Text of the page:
The phrase spread rapidly across social media in the last few days with one aim – to show the magnitude of sexual assault.
The challenge to women was simple, an explanation shared across social media posts: “If all the women who have been sexually harassed or assaulted wrote ‘#MeToo’ as a status, we might give people a sense of the magnitude of the problem.”
Me Too became a rallying cry. Woman after woman – wives, mothers, sisters, aunts, friends – copied, posted, tweeted and shared the phrase, sometimes with heart-wrenching short stories about what had happened to them. People who had known each other for years were surprised to find out who had been assaulted.
There were millions of them around the world.
Sexual assault is a tragic commonality shared by women, regardless of their culture, country, class, race or income level. They are scientists, maids, lawyers, journalists, students, soldiers, nurses, waitresses and athletes, but they also are too easily targets for sexual assault and abuse just because they are girls and women.
The #MeToo phrase blew up on social media on Monday (Oct. 16) after actress Alyssa Milano tweeted it and asked others to share. Within 24 hours, more than 12 million had pasted it as their Facebook status and millions more had shared it via Twitter.
The Me Too campaign to connect survivors of sexual assault was first launched a decade ago by Tarana Burke, an activist and former camp counselor. She said she wanted a way to bring sexual assault survivors together, a way so they would know they weren’t alone.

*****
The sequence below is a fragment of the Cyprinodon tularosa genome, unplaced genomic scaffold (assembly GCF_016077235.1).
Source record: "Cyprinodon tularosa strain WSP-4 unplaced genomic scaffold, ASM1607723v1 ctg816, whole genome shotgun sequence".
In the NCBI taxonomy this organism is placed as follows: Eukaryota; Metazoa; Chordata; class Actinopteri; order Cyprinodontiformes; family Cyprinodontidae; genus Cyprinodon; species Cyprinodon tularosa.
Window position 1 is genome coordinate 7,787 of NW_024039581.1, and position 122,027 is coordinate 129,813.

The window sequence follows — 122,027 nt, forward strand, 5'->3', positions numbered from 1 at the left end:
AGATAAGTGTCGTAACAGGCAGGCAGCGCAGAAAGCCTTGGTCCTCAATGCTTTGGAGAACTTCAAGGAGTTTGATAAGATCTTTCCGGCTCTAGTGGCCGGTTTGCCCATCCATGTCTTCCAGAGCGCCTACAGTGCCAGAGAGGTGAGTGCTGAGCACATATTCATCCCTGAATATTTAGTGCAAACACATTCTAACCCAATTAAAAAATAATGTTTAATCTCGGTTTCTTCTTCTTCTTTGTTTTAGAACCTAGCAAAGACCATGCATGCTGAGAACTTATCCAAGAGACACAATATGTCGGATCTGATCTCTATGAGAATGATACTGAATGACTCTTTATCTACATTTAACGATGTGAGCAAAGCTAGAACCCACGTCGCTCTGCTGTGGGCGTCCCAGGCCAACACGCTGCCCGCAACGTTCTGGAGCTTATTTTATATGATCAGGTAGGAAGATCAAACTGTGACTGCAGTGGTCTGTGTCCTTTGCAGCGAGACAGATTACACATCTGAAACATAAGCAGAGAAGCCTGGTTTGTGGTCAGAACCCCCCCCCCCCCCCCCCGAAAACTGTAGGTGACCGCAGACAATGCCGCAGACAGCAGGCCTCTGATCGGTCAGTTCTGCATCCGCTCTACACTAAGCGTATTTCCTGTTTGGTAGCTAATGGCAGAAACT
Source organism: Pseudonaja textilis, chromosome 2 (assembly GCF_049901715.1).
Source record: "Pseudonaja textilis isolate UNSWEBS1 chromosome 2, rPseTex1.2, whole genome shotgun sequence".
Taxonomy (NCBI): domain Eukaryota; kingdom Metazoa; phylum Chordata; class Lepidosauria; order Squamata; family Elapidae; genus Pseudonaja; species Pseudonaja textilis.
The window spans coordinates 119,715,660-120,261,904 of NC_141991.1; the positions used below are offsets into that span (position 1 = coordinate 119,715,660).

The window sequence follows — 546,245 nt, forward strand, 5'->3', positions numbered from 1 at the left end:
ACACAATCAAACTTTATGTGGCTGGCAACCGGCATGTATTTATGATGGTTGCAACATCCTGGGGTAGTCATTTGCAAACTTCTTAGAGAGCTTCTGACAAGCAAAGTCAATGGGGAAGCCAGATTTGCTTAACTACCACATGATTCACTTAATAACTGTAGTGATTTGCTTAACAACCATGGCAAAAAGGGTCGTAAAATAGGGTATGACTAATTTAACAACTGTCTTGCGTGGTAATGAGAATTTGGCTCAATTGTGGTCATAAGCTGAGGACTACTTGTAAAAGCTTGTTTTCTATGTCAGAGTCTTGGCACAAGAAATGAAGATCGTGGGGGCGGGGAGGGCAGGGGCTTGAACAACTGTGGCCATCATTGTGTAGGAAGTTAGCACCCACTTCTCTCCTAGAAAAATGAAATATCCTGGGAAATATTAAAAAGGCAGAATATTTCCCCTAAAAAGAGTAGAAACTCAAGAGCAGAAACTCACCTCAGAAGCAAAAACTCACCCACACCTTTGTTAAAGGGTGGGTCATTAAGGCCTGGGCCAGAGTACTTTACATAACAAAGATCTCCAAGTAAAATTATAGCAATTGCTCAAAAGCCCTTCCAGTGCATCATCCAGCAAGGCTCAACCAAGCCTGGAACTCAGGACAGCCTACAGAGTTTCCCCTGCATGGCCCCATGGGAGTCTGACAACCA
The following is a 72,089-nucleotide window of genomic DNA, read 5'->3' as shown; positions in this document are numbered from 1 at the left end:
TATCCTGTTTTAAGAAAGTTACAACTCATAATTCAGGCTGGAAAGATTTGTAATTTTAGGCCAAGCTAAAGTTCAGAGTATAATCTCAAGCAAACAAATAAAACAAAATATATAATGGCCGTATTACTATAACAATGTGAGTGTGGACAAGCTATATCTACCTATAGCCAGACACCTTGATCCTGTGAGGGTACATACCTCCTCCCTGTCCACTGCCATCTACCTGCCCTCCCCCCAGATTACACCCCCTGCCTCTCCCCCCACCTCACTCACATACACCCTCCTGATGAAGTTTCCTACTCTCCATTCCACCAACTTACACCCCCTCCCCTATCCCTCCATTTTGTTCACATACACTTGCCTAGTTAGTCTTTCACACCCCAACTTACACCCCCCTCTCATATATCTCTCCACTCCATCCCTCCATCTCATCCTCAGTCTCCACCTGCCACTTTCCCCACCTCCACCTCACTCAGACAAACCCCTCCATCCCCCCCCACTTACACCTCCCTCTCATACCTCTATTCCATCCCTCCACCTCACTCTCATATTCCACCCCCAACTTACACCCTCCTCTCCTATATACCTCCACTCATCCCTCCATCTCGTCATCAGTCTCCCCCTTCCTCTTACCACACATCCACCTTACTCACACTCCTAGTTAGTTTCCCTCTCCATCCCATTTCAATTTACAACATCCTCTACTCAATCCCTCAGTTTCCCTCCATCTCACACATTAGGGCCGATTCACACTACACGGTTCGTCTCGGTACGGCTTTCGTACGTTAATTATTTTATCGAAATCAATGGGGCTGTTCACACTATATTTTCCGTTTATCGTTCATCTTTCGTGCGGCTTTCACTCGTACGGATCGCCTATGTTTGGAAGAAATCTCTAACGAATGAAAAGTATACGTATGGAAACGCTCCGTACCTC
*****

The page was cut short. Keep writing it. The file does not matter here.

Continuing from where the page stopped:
But how do we prevent the Me Too campaign now from simply fading away again, another fad, a flash in the social media pan, soon forgotten?
First, we should keep talking about it with our friends, family and loved ones.
Then, keep letting sexual assault survivors – both women and men – know help is out there.
Taos is no stranger to sexual assault, of women and children, both boys and girls. Two local organizations – Community Against Violence and Nonviolence Works – have worked for years to help victims and perpetrators and address the root causes of all forms of domestic violence. We support both of these nonprofits. They are always available to help.
How should those who haven’t experienced assault – men and women – help those who have?
RAINN – the Rape, Abuse & Incest National Network – provides several suggestions:
• Support survivors. Tell them you believe them, it’s not their fault and they are not alone.
• Sexual assault memories last a lifetime. Support victims as long as it takes for them to heal.
• Speak up. If you see someone being pressured or looking uncomfortable at a party, in a restaurant or anywhere, say something. If the situation seems dangerous, call police.
What else can we do?
We should encourage our daughters to value their brains, help them build their confidence and their ability to tackle any challenge and their courage to speak up. And, yes, build up their abilities to defend themselves if need be.
We should encourage our sons to treat girls with respect, as equals and not as sexual objects.
Most importantly, we should teach them that no means no.
Perhaps then, one day, no more women will have a reason to post #MeToo.